Tag Archives: Danny Huston

The Proposition

Director: John Hillcoat, Main Cast: Ray WinstoneGuy Pearce, Emily WatsonDanny HustonJohn HurtDavid WenhamRichard Wilson;


In this Australian, post-western film, written (and scored) by Nick Cave and directed by John Hillcoat, evil seems to take many forms and shapes but it is made flesh and unanimously recognised in Arthur Burns (Huston). Outlaw and murderer, he terrorises  the Australian outback along with his gang, which includes his younger brothers Charlie (Pearce) and Mikey (Wilson). After a particular heinous crime (the murder of the whole Hopkins family, after raping pregnant Mrs. Hopkins), the brothers split and, while Arthur holes up in a hideout in the hills, Charlie and Mikey are captures by Captain Stanley (Winstone) and his men as the result of a bloody shoot out. At this point take place the titular proposition: Capt. Stanley offers to set Charlie free and have the opportunity to save young Mikey from execution if he finds and kills Arthur in the next nine days, otherwise Mike will be hanged on Christmas day. The viewer then follows the unfolding of two parallel stories: Charlie’s unholy quest and Capt. Stanley struggles to keep a balance between his terrible job (“I will civilise this land!”) and his quiet life with his wife Martha (Watson), whom he tries to shelter and protect from the horrible reality they live in. Hillcoat uses very deftly extreme contrasts to drive home the harshness of British settlement days in the late nineteen century Australia, such as serving tea with proper manners and beautiful porcelain set and flogging, Martha’s impeccable attire and hairdo and the dirt, the dust and roughness of the little town, the violence and ruthlessness of the policemen and the peace and charm of Stanley’s house and garden. In a calculated choice, the audience doesn’t even see Arthur’s face before almost forty minutes into the movie, we just glimpse his back in a stunning, scenery shot. His name and deeds keep being mentioned by various characters, sometimes in whispers like he could suddenly manifest and wreck havoc, some are just hearsay or legend among the aborigines of a white man gone mad. When the viewer finally meets the man, it is almost anticlimactic, he is still, seemingly at peace, clearly intelligent, well-read and more than capable of meaningful human connections, in particular with his brother Charlie. So, one might ask: where is the blood-thirsty psychopath? The beast in human form? Well, we get to see him very soon when Arthur slowly runs a knife through Jelion Lamb’s (Hurt) heart after telling him: “this is going to hurt”. Afterwards there is a chain of events that leads to a harrowing and bloody conclusion, obviously, but no clear victory, no black and white answer, just the lingering doubt that everyone has participated in wrong-doings even if it is just by inaction: “Australia, what fresh hell is this?”.  Although a disturbing tale, this film is beautifully shot and the cast gives persuasive portrayal of their characters: Huston, Pearce and Winstone, in particular, are top-notch. Daunting and haunting. —8/10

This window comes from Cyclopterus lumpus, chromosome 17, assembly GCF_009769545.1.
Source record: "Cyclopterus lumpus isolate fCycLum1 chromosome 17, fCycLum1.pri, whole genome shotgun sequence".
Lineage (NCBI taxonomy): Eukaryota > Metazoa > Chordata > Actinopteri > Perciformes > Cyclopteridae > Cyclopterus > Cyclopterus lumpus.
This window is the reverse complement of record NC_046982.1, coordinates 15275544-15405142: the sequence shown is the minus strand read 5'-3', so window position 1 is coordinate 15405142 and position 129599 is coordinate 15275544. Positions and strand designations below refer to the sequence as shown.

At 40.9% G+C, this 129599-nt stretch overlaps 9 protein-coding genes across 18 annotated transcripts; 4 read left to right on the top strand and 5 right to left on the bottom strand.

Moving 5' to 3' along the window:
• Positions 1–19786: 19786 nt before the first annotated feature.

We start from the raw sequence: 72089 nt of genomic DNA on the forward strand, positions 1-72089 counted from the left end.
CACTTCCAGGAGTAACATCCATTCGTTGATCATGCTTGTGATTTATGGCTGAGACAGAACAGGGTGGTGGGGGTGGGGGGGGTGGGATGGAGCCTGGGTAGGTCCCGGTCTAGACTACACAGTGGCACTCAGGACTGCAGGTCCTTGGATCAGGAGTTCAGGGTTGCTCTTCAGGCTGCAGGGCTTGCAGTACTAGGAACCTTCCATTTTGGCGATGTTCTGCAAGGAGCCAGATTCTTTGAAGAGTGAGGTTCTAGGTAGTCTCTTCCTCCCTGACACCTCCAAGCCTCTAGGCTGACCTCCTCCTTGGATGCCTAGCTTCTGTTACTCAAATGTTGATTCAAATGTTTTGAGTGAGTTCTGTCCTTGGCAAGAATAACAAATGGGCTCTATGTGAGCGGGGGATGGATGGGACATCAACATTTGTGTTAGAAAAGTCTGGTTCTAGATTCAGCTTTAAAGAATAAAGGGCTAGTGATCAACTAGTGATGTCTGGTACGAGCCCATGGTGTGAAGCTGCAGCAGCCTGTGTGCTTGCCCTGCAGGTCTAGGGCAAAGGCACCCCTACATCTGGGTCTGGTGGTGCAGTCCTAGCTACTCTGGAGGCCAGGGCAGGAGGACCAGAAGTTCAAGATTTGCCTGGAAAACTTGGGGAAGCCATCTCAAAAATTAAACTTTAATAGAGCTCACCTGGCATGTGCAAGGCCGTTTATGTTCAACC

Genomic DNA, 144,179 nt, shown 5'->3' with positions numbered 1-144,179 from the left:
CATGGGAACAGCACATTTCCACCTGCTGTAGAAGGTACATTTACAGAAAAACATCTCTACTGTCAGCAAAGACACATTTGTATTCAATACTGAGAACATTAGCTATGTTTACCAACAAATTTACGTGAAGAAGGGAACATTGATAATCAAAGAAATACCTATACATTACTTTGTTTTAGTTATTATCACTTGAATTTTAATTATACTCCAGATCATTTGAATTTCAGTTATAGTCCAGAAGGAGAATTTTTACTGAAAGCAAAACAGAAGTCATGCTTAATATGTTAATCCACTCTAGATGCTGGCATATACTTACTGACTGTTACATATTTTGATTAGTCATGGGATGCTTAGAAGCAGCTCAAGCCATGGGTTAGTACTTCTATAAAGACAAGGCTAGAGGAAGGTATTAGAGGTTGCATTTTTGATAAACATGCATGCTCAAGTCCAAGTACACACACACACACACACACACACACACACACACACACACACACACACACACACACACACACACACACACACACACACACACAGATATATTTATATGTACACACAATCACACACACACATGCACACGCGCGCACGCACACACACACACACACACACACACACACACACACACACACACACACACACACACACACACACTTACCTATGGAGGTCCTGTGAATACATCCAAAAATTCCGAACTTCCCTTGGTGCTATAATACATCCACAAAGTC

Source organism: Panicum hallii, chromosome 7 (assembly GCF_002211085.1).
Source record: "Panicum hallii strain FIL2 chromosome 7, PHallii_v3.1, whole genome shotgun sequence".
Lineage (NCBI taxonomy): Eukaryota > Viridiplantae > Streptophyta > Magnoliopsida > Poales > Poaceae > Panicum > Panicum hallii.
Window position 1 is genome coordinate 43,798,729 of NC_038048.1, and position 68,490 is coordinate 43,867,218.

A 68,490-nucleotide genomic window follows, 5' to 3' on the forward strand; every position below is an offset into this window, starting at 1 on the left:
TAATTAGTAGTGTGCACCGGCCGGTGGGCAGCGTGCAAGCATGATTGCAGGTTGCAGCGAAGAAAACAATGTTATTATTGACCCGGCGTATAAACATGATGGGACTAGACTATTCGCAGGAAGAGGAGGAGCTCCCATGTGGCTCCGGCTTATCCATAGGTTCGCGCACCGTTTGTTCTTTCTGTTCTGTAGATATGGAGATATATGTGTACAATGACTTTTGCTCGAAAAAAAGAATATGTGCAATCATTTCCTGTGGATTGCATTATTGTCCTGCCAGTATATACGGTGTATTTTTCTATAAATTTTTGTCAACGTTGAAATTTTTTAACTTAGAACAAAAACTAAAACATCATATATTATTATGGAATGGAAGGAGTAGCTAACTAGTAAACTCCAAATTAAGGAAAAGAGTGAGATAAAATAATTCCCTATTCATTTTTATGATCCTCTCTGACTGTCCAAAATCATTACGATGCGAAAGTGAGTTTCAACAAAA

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This post is part of the The Great Villain Blogathon hosted by a terrific trio of ladies: Ruth of  Silver Screenings, Karen of Shadows & Satin and Kristina of Speakeasy. Check out all the other posts on their blogs.



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Director: Sacha Gervasi, Main Cast: Anthony HopkinsHelen MirrenScarlett JohanssonToni ColletteDanny Huston

A film about the making of a film and its creator(s): Psycho and Alfred Hitchcock. As the saying goes “behind every great man there is a great woman” and Hitchcock was no exception. Gervasi shows how his wife, Alma, has always played a cardinal role in creating his films. After three decades of  successfully working together, they embark  in their most ambitious project ever: adapting for the screen a novel about a serial killer with an unresolved Oedipus complex. Hitchcock is so committed that he decide to finance it himself when Paramount balks at the subject of the film. So he finds a suitable screenwriter and cast and begins shooting. When, tired of Alfred’s egocentrism and obsession with his leading ladies, Alma decides to ditch the production of Psycho and do her own thing, the master starts to unravel and the first cut of the film is a disaster. Well, we all know how it ends, since we saw Psycho. Needless to say Hopkins is quite up to the task in portraying this larger than life character (accent, mannerism, body language, etc) but the one who really carries the movie on her shoulder is Helen Mirren, absolutely brilliant as Alma. All the supporting cast does a great job but special kudos to Toni Collette.  —7.5/10

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Filed under Seen at home